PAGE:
“The symmetry is hidden in the sense that if you look at one of these magnetic fields it looks like a Salvador Dali painting: It’s distorted and wobbly,” says co-investigator Matt Landreman, an associate research scientist at the Institute for Research in Electronics and Applied Physics at the University of Maryland. “But the equations tell us that even if you can’t see it by eye, the electrically charged particles in these magnetic fields experience a symmetry. It’s sort of like you trick electrons and protons into thinking they’re in a symmetric system. That’s an exciting and beautiful motivating concept for the project.”

The containing magnetic field of the stellarator can be described using quasi-symmetric equations. Previous numerical research using computers found around 20 possible configurations for the field that minimize the ‘approximateness’ of the quasi-symmetry. But Landreman says that the black-box solution “was emotionally unsatisfying because we don’t know why the computer takes me to this shape. How many possible shapes are out there?”

Instead, the collaborators used different numerical methods to approximate the quasi-symmetry equations. They found all possible configurations, ensuring that future stellarator designs won’t overlook a magnetic field alignment that could optimize energy output.

Experiments to prove the theories

Unlike a constantly tended tokamak, a stellarator is a steady-state system, which means that “you can turn it on in the morning and turn it off in the evening,” says co-investigator Thomas Sunn Pedersen, a professor of physics at the Max Planck Institute for Plasma Physics, where he runs experiments on one of the largest stellarators in the world, the Wendelstein 7-X (W7-X).

Although stellarators such as the W7-X were built and optimized to the best extent possible at the time, the collaboration hopes to use more advanced computing power to better optimize the next generation. Thus far, all the results from the theoretical side have been borne out by data from the W7-X.

“These experiments make me excited,” Pedersen says. “The optimization that was done two decades ago with computers we can laugh about today in terms of computational power works; we can do so much more now.”

The hub of an international community

The collaboration’s shared postdocs are also in on the fun. These eight people embody one of the unusual hallmarks of the project: encouraging travel between multiple institutions, ferrying knowledge and achieving collaboration between departments.

“What I really like about being a shared postdoc is not working by yourself in an office. You really can talk to people and do a lot of interesting problems,” says postdoc Silke Glas, who travels between Cornell University and New York University. “I enjoy the variety I have, and I think it’s a win for the collaboration as well.”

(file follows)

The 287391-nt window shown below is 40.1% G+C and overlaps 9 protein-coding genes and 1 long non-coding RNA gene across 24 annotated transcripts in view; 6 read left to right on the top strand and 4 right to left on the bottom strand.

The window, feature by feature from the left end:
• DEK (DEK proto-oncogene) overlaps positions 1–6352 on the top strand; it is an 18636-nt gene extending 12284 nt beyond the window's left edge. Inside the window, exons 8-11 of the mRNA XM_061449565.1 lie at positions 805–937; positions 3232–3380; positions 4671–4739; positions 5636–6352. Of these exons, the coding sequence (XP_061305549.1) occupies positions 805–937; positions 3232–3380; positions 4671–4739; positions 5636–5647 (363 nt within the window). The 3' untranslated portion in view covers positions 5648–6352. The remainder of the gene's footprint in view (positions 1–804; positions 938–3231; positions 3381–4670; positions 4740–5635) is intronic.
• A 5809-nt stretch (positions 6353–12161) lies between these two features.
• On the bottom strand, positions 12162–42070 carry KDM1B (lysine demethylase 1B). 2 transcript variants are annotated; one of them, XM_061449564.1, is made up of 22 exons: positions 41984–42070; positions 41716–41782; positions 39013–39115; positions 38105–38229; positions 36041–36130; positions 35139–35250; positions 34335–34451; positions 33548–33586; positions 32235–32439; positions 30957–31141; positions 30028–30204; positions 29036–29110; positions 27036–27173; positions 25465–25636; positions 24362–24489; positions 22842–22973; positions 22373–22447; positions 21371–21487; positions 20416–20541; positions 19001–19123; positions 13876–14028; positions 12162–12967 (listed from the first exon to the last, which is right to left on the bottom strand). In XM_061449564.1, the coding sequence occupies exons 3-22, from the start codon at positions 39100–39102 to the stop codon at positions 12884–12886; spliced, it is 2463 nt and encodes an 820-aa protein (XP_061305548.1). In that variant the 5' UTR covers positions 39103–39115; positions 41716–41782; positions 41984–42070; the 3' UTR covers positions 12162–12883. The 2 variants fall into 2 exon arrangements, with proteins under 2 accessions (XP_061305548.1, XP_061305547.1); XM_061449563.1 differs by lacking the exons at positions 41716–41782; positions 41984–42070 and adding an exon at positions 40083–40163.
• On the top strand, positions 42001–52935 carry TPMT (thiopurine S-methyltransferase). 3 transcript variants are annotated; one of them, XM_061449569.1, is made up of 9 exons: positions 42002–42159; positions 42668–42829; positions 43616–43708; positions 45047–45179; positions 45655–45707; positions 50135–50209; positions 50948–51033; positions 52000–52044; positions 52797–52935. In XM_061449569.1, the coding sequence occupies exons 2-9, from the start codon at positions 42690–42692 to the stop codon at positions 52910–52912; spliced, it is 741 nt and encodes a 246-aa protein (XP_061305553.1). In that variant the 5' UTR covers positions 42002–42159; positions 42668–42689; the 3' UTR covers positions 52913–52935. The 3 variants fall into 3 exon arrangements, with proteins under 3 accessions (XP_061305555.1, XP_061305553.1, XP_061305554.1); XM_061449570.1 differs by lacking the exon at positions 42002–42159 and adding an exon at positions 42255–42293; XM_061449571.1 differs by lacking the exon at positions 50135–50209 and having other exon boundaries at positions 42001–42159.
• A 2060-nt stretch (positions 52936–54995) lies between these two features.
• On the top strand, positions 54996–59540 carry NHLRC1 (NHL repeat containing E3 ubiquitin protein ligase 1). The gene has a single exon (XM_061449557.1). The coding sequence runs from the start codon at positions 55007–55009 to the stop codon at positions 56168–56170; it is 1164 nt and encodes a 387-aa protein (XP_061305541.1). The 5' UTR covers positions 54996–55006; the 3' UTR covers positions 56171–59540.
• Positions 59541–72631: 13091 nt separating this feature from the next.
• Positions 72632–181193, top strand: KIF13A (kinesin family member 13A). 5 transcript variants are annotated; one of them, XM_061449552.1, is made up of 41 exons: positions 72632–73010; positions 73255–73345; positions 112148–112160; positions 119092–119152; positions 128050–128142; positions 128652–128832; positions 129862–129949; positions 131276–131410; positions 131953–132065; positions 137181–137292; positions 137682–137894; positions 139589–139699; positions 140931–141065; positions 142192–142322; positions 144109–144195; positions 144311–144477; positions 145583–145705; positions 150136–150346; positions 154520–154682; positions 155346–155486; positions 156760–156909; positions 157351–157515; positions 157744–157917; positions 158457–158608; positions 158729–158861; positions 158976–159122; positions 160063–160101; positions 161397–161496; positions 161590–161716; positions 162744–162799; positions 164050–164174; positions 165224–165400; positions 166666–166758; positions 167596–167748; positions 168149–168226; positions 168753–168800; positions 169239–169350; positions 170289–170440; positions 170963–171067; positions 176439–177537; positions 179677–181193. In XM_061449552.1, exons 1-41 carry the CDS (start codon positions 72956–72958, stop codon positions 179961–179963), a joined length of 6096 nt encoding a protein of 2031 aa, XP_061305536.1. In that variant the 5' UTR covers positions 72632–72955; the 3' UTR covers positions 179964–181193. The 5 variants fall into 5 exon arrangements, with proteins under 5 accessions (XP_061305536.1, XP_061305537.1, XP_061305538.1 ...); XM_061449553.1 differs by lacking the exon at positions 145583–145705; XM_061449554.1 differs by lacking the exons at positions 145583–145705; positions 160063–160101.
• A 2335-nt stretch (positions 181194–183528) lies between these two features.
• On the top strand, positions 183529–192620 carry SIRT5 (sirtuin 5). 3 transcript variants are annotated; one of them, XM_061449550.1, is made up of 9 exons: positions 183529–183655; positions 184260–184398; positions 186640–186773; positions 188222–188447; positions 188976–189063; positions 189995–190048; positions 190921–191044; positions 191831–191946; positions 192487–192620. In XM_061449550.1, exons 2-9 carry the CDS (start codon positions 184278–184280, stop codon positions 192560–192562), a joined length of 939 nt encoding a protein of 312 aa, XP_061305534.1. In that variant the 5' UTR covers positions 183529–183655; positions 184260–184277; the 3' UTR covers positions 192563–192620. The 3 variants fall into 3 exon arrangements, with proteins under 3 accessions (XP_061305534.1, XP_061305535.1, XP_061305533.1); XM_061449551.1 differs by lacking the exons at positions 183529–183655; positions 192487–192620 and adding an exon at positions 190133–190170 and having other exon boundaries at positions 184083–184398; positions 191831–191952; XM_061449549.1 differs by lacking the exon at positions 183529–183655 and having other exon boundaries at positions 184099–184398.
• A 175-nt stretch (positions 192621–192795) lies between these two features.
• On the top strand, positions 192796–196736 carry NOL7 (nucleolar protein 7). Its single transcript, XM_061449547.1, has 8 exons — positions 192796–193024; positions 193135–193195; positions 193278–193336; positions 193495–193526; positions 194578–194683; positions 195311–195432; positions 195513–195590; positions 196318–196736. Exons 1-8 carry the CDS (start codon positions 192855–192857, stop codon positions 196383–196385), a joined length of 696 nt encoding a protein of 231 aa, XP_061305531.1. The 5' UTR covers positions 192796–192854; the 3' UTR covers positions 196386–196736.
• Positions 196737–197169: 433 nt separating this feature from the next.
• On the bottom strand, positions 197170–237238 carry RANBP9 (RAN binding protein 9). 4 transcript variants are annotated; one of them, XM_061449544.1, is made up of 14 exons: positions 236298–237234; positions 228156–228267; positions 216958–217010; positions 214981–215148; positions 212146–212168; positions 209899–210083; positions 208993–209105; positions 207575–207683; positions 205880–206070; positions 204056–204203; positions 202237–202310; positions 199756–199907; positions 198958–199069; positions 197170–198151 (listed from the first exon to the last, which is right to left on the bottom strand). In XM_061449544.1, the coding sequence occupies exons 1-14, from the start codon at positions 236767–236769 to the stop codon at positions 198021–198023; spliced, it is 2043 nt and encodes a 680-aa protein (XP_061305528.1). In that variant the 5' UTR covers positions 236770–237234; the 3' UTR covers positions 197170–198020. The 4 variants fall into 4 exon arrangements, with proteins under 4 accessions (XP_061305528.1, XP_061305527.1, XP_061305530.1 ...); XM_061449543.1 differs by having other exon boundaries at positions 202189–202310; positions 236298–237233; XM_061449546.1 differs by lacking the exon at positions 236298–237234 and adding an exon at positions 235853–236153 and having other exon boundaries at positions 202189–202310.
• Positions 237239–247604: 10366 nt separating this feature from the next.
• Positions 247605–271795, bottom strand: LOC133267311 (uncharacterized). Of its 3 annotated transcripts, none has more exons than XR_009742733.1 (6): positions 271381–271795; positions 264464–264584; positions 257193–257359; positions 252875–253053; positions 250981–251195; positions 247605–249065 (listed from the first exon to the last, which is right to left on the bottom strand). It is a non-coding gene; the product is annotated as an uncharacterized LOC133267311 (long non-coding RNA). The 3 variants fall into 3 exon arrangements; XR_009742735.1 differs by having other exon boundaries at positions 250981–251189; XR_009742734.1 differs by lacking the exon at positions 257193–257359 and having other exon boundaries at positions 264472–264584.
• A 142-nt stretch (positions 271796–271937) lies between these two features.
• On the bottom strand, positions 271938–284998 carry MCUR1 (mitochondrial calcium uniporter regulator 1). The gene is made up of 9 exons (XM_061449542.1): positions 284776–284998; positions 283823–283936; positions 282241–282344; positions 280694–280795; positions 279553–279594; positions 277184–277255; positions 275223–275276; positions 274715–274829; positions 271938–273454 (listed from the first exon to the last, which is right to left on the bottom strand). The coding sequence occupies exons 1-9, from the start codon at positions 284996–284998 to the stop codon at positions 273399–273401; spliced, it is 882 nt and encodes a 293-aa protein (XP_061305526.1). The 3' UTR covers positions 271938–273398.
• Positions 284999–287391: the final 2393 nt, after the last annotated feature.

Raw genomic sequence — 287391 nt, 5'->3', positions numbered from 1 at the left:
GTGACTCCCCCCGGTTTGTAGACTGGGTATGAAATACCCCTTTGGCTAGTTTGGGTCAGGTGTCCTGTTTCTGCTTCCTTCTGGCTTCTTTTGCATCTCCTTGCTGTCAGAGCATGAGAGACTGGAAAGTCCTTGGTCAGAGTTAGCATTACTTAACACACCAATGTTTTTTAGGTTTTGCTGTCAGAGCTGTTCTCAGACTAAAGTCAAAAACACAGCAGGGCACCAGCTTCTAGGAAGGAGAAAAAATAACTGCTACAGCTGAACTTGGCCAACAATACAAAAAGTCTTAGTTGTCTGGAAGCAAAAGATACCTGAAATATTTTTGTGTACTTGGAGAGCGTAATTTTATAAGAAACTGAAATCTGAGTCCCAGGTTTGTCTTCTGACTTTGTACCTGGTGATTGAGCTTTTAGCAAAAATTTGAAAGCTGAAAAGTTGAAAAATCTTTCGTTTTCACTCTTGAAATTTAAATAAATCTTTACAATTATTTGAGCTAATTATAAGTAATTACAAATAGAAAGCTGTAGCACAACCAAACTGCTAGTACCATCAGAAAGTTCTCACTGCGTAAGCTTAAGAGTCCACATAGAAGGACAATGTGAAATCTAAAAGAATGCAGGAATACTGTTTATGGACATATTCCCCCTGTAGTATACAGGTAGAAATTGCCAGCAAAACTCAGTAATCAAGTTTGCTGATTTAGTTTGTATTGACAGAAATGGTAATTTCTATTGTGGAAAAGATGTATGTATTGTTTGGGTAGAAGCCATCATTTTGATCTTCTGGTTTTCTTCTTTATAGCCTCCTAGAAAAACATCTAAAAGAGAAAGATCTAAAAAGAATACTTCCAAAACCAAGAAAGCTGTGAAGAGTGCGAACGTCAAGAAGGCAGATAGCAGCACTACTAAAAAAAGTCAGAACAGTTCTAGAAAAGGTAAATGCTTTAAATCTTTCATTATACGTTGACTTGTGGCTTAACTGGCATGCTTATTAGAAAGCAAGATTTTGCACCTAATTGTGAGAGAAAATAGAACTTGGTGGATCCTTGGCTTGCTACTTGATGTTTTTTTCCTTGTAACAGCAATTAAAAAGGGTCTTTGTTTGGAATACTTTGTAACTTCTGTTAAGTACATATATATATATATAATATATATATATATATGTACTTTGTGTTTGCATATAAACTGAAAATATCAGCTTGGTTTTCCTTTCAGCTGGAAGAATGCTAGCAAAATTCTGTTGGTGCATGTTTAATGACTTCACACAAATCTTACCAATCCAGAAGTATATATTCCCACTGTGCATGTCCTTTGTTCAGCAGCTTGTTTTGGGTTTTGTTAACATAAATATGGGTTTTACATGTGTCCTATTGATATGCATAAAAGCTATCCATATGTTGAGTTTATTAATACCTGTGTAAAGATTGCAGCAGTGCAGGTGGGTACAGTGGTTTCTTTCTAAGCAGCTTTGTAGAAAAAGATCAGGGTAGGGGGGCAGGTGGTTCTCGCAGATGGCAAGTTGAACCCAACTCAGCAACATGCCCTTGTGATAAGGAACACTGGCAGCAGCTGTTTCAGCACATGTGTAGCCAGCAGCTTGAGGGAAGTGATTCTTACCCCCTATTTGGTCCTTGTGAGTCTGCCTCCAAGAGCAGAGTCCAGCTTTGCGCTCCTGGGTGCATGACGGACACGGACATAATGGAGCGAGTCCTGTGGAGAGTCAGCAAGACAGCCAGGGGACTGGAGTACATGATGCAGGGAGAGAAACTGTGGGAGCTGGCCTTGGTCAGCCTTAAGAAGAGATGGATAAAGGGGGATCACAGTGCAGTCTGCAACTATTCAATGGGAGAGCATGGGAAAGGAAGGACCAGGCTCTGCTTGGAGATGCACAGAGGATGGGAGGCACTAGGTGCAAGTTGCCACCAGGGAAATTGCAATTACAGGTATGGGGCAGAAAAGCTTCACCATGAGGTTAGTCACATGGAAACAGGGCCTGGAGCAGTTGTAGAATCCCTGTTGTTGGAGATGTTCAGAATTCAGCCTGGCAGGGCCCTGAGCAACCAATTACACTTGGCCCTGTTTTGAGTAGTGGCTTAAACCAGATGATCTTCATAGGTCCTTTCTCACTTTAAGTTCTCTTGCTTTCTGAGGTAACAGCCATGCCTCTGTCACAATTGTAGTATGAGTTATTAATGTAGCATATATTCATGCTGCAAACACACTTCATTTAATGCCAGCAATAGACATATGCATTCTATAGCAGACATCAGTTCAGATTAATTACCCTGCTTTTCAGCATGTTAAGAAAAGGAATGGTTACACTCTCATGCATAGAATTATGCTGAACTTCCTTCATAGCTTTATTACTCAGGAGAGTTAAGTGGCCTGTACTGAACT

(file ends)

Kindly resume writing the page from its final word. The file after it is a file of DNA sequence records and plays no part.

These postdocs help nail down jargon between different fields, a role also played by the biweekly video chats between the theoretical and experimental collaboration members.

“Another challenge of the interdisciplinary nature of this work is trying to come up with concepts that are interesting to the people in both theoretical and experimental communities,” says Landreman. “One thing we’ve done a lot of this first year is define precisely stated mathematical problems that numerical optimization people can study that are interesting enough from a physics point of view, but don’t have all the complexities of physical experiments.”

Nowadays, nonmembers of the collaboration sit in on the biweekly “Simons Hour” as well. The international research community showed up in droves at the first annual meeting of the collaboration, which took place in late March at the Simons Foundation in New York City. Seventy-five researchers came from around the world for research updates from the collaboration and poster presentations from non-collaboration researchers.

“The general sense of enthusiasm about the hidden symmetries project is very high; I’m very gratified by it,” says Bhattacharjee. “I think what Simons did was support an idea which was very timely in which there were not enough resources invested, and in the process created something that was very much needed by the stellarator community.”

The collaboration also co-hosted a plasma physics summer school at the Princeton Plasma Physics Laboratory for 33 graduate students and postdocs with backgrounds in optimizing magnetic fields, who will hopefully join the community and continue contributing at the frontier of one of the world’s foremost science problems.

“You have here a marriage of fundamental science, wonderful mathematics and physics, dedicated to an engineering cause of great importance,” Bhattacharjee says.